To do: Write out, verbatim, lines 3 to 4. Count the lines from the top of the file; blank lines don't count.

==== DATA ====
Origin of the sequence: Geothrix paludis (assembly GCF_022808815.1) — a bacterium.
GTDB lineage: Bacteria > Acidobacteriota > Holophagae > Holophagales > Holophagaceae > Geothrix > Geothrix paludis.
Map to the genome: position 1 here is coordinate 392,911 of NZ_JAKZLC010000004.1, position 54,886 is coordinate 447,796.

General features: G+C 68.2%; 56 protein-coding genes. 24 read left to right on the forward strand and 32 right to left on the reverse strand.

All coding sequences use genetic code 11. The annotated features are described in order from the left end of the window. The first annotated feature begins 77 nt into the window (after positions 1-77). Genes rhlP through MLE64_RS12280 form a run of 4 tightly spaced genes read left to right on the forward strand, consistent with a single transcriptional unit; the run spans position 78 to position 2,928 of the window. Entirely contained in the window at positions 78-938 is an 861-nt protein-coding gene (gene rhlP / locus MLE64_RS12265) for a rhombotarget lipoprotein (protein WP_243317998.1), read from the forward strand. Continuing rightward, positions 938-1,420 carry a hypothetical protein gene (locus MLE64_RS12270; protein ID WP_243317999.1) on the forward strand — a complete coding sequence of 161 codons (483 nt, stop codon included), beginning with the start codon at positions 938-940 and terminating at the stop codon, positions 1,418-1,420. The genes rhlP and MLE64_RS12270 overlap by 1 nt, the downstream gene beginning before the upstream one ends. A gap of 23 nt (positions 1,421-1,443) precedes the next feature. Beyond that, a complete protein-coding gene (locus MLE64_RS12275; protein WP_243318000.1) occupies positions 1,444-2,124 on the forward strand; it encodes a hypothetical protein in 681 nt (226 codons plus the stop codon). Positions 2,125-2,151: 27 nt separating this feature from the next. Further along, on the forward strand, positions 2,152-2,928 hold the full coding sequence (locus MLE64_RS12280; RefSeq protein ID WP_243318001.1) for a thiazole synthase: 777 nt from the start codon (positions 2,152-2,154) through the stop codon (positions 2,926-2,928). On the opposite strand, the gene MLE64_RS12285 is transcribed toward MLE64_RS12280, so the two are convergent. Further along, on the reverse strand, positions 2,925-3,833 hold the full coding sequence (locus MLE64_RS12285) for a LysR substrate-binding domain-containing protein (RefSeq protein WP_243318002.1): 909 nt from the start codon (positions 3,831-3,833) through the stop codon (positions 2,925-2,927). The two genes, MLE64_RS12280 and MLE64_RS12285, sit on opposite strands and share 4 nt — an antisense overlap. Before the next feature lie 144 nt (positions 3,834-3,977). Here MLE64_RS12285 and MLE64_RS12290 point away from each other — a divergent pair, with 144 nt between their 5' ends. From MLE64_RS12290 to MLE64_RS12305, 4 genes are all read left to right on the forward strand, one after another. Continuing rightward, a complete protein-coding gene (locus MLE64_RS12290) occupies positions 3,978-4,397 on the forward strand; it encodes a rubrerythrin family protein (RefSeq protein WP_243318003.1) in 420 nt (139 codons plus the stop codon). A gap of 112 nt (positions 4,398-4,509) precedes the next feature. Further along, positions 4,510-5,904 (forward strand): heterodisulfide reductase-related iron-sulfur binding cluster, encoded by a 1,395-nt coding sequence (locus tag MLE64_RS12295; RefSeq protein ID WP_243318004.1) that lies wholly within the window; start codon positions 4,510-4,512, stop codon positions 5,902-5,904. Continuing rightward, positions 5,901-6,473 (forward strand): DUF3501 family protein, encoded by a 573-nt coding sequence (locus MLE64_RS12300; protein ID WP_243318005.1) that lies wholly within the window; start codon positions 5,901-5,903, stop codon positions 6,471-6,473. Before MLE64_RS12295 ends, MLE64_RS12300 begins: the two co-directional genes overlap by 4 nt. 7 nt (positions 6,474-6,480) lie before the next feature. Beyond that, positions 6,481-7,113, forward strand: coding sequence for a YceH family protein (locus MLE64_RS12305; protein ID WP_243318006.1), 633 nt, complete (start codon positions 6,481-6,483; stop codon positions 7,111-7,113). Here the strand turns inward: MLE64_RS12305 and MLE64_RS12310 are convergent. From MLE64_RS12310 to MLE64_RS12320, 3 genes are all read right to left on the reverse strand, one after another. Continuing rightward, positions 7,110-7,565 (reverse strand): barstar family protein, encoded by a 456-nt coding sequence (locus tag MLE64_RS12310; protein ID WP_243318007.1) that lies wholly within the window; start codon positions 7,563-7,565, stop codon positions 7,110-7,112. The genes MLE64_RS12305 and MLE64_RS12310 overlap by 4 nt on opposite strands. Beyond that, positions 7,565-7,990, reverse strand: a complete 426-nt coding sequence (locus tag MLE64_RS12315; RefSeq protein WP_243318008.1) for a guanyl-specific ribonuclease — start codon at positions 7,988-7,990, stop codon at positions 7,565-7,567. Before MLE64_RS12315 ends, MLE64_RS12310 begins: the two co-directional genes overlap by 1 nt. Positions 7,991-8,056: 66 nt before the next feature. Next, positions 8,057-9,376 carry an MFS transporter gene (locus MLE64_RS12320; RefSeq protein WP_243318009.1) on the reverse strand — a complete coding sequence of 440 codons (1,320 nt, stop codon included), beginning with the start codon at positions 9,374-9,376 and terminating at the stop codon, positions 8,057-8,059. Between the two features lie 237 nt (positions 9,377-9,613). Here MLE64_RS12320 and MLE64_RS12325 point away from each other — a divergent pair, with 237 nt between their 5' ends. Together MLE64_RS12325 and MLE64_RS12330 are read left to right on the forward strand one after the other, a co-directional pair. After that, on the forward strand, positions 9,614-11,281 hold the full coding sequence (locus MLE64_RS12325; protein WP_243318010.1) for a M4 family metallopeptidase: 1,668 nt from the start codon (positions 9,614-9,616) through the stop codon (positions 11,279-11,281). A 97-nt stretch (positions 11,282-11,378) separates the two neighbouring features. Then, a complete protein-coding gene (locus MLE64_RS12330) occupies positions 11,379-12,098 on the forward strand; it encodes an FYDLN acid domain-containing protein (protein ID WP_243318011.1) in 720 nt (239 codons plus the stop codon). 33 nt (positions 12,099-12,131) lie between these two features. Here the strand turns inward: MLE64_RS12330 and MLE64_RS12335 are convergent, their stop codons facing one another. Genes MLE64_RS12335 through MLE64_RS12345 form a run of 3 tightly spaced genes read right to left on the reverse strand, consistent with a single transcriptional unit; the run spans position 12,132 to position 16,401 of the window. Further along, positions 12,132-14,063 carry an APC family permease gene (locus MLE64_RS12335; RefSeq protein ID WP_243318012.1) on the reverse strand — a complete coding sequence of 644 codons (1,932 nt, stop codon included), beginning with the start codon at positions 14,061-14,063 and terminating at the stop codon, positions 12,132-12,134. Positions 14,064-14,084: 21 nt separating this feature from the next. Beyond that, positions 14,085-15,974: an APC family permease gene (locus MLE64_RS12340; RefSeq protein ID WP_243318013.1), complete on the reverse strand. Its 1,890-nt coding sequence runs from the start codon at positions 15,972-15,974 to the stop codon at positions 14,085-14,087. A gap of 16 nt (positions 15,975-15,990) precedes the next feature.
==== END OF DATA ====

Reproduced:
Map to the genome: position 1 here is coordinate 392,911 of NZ_JAKZLC010000004.1, position 54,886 is coordinate 447,796.

General features: G+C 68.2%; 56 protein-coding genes. 24 read left to right on the forward strand and 32 right to left on the reverse strand.